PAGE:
Long a leader in social media, JetBlue mum over flight-attendant flap

August 12, 2010

After building a reputation among its young, affluent passengers as a leader in rapid responsiveness and transparency in social media, JetBlue finds itself muzzled amid the giddy chatter following Monday’s dramatic resignation of flight attendant Steven Slater. As the widely reported story goes, a fight with a rude passenger was the last straw for Slater, who publically cursed out the passenger before exiting the plane via an inflatable evacuation slide at New York’s John F. Kennedy airport.

A slew of Facebook pages dedicated to Slater quickly cropped up, including a public page with tens of thousands of fans, AdAge.com reports. But there wasn’t a single mention of the incident on JetBlue’s Facebook page. On the airline’s Twitter account, just three messages acknowledged the situation; two of them blunt responses of the “no comment” variety to a CNN reporter.

Michael J. McSunas, a lawyer with Chambliss, Bahner & Stophel, P.C., was quoted saying that if JetBlue were perceived as taking the matter lightly on social or traditional media, that stance could be used against the company by Slater or the Federal Aviation Authority. “I would advise a client to not necessarily address the matter on Twitter or Facebook,” he said, “but if people are posting about it, respond with something like, ‘Joking aside, this is a serious issue, and our passengers’ safety and security is the number one priority for us.’” But for all the tension the incident is causing JetBlue, experts predict Slater will bring positive attention to the brand, since many passengers wish they could emulate his memorable exit in their own job.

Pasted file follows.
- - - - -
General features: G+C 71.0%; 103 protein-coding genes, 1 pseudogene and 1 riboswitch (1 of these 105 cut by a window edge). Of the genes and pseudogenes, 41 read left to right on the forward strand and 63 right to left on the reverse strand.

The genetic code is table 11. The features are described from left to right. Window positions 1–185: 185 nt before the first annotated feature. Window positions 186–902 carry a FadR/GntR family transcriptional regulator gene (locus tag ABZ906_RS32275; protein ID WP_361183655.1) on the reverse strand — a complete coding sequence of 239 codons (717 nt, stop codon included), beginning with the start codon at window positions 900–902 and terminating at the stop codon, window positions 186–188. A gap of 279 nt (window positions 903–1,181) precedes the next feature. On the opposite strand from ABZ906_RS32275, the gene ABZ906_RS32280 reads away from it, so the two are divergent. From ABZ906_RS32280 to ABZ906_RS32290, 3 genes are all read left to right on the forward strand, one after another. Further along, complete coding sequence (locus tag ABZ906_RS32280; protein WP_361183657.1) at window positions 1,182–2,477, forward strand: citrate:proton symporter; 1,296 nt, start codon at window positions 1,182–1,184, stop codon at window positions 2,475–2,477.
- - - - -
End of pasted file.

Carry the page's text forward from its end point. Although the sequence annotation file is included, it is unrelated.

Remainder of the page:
Conor Brady, chief creative officer at Organic in New York, tells The New York Times that it was “disappointing” that JetBlue did not immediately reach out to address the matter soon after it happened.

Yesterday afternoon, JetBlue’s BlueTales blog carried the company’s initial official comments. A post that carried the headline “Sometimes the weird news is about us” did not mention Slater by name, opting instead for, “Perhaps you heard a little story about one of our flight attendants?”

“While we can’t discuss the details of what is an ongoing investigation,” the post continued, “plenty of others have already formed opinions on the matter. Like, the entire Internet.”

According to the Times, the tone of comments about JetBlue, as elicited by the Zeta Buzz online media mining technology, was 70 percent positive and 30 percent negative yesterday compared with 59 percent positive and 41 percent negative on Tuesday.

Steve Rubel, senior vice president and director for insights at Edelman Digital, says he believed that JetBlue was “doing the right thing” in how it had been handling the matter. — Greg Beaubien

Related: Putting JetBlue in the Pilot’s Seat, PRSAY

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